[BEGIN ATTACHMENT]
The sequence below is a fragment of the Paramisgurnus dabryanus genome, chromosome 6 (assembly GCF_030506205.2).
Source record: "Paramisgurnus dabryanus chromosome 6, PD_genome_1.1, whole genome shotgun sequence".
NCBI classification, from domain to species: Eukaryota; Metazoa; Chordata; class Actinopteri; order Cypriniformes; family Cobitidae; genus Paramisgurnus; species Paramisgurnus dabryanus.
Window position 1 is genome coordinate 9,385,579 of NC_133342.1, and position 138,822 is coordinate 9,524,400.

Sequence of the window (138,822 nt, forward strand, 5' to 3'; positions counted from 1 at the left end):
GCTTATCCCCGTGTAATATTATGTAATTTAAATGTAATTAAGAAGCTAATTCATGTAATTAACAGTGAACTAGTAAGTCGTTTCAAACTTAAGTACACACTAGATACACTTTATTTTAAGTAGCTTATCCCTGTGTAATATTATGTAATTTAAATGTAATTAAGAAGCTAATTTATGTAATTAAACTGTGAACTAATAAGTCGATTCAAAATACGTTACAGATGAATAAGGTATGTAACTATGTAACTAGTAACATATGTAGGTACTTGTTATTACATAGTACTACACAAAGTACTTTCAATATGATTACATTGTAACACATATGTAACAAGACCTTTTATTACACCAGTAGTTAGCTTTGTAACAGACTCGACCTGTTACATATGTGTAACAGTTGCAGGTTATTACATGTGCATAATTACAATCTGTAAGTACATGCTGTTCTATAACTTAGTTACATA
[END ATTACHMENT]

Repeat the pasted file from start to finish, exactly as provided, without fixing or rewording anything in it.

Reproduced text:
The sequence below is a fragment of the Paramisgurnus dabryanus genome, chromosome 6 (assembly GCF_030506205.2).
Source record: "Paramisgurnus dabryanus chromosome 6, PD_genome_1.1, whole genome shotgun sequence".
NCBI classification, from domain to species: Eukaryota; Metazoa; Chordata; class Actinopteri; order Cypriniformes; family Cobitidae; genus Paramisgurnus; species Paramisgurnus dabryanus.
Window position 1 is genome coordinate 9,385,579 of NC_133342.1, and position 138,822 is coordinate 9,524,400.

Sequence of the window (138,822 nt, forward strand, 5' to 3'; positions counted from 1 at the left end):
GCTTATCCCCGTGTAATATTATGTAATTTAAATGTAATTAAGAAGCTAATTCATGTAATTAACAGTGAACTAGTAAGTCGTTTCAAACTTAAGTACACACTAGATACACTTTATTTTAAGTAGCTTATCCCTGTGTAATATTATGTAATTTAAATGTAATTAAGAAGCTAATTTATGTAATTAAACTGTGAACTAATAAGTCGATTCAAAATACGTTACAGATGAATAAGGTATGTAACTATGTAACTAGTAACATATGTAGGTACTTGTTATTACATAGTACTACACAAAGTACTTTCAATATGATTACATTGTAACACATATGTAACAAGACCTTTTATTACACCAGTAGTTAGCTTTGTAACAGACTCGACCTGTTACATATGTGTAACAGTTGCAGGTTATTACATGTGCATAATTACAATCTGTAAGTACATGCTGTTCTATAACTTAGTTACATA